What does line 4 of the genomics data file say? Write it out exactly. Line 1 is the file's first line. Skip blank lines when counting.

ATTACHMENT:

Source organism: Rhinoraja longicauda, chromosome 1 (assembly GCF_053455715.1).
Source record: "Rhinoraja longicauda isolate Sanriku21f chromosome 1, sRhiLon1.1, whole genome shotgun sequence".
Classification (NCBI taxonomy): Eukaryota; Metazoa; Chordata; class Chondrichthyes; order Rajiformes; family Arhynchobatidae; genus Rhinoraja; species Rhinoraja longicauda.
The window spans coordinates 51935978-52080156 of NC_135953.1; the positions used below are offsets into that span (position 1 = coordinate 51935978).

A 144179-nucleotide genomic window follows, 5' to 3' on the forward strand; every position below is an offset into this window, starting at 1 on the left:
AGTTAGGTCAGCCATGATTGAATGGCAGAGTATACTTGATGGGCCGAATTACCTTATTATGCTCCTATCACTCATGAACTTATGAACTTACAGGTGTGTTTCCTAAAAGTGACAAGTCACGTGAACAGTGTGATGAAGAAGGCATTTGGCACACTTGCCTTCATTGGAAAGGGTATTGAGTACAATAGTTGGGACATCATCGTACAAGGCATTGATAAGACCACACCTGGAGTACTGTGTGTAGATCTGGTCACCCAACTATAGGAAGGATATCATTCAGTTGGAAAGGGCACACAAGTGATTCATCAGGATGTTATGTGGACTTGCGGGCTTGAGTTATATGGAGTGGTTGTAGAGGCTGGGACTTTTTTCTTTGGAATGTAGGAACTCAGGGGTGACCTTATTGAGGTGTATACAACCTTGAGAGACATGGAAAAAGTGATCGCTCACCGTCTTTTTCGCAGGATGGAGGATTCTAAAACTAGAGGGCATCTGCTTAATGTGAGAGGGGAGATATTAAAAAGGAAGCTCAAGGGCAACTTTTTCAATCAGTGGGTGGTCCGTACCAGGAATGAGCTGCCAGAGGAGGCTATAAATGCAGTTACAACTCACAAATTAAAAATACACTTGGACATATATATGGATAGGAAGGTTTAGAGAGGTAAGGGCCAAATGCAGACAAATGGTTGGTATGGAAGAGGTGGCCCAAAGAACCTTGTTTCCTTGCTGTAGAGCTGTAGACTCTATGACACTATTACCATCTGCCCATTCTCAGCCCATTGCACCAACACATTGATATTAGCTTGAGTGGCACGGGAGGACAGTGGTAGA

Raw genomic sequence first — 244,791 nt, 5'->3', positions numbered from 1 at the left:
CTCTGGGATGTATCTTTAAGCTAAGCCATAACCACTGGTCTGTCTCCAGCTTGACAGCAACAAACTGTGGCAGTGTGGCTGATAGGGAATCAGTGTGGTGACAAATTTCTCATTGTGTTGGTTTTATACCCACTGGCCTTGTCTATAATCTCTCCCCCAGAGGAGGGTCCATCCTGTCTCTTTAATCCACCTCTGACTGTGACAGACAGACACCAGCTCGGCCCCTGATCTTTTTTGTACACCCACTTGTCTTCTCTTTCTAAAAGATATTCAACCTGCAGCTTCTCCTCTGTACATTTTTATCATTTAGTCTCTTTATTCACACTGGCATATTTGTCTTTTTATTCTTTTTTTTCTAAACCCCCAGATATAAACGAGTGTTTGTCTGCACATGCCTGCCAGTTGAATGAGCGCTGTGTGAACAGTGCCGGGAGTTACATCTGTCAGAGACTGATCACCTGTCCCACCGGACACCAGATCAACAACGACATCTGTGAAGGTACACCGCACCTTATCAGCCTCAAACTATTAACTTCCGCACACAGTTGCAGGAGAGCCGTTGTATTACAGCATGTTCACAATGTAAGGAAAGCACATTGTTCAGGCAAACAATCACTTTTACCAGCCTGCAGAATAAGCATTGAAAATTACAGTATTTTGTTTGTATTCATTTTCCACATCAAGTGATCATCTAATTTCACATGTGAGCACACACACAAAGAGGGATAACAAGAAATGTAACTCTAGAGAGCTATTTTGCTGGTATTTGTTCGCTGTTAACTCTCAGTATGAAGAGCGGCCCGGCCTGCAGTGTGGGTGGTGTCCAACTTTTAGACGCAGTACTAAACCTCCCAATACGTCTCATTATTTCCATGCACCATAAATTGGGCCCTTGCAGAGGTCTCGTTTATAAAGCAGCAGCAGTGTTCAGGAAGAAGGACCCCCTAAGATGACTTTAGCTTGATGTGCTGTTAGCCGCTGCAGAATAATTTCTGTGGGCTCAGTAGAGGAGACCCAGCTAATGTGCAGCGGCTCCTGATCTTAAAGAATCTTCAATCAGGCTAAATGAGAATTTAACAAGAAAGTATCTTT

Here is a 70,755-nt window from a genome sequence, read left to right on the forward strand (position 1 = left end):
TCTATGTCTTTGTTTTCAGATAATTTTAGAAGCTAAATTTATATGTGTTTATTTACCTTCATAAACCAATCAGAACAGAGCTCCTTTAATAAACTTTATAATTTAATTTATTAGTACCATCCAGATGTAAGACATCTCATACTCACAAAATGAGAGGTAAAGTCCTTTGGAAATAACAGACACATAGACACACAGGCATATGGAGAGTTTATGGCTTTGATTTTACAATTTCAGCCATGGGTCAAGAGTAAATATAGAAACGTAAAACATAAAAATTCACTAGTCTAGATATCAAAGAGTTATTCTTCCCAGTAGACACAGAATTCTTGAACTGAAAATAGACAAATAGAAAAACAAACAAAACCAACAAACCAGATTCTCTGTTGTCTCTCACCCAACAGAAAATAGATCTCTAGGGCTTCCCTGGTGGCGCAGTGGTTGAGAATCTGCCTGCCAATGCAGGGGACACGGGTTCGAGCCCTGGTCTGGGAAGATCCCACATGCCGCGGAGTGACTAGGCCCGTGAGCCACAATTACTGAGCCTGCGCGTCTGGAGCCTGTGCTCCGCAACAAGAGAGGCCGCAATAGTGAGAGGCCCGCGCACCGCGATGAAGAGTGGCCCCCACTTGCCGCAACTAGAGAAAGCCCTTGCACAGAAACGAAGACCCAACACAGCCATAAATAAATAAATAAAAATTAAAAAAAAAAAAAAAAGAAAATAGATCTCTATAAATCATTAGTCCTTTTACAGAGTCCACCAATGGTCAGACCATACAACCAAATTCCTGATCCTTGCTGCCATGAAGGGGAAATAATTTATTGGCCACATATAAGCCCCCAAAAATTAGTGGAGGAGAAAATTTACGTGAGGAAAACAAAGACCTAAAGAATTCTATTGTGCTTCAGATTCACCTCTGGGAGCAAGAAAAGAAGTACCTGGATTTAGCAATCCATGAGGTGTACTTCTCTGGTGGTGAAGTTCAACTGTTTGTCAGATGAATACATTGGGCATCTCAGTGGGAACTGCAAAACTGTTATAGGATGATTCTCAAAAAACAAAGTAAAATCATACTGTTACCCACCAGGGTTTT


The window spans coordinates 51935978-52080156 of NC_135953.1; the positions used below are offsets into that span (position 1 = coordinate 51935978).